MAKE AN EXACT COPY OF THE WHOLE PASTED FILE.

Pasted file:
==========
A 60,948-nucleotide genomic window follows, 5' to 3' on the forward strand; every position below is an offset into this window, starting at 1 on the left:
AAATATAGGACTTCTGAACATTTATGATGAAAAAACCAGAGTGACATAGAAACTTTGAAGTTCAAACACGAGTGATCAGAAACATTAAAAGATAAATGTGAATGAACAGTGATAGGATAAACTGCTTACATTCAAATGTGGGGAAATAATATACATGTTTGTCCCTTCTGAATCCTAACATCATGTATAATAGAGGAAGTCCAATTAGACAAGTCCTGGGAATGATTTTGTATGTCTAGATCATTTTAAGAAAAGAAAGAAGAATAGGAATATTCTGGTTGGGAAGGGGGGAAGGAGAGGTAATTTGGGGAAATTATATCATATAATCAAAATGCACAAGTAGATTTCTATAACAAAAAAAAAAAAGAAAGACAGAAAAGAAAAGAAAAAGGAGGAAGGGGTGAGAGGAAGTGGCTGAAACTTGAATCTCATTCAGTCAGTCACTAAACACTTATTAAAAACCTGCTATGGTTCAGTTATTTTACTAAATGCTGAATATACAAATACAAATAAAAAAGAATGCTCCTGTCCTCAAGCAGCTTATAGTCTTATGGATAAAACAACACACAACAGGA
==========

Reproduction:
A 60,948-nucleotide genomic window follows, 5' to 3' on the forward strand; every position below is an offset into this window, starting at 1 on the left:
AAATATAGGACTTCTGAACATTTATGATGAAAAAACCAGAGTGACATAGAAACTTTGAAGTTCAAACACGAGTGATCAGAAACATTAAAAGATAAATGTGAATGAACAGTGATAGGATAAACTGCTTACATTCAAATGTGGGGAAATAATATACATGTTTGTCCCTTCTGAATCCTAACATCATGTATAATAGAGGAAGTCCAATTAGACAAGTCCTGGGAATGATTTTGTATGTCTAGATCATTTTAAGAAAAGAAAGAAGAATAGGAATATTCTGGTTGGGAAGGGGGGAAGGAGAGGTAATTTGGGGAAATTATATCATATAATCAAAATGCACAAGTAGATTTCTATAACAAAAAAAAAAAAGAAAGACAGAAAAGAAAAGAAAAAGGAGGAAGGGGTGAGAGGAAGTGGCTGAAACTTGAATCTCATTCAGTCAGTCACTAAACACTTATTAAAAACCTGCTATGGTTCAGTTATTTTACTAAATGCTGAATATACAAATACAAATAAAAAAGAATGCTCCTGTCCTCAAGCAGCTTATAGTCTTATGGATAAAACAACACACAACAGGA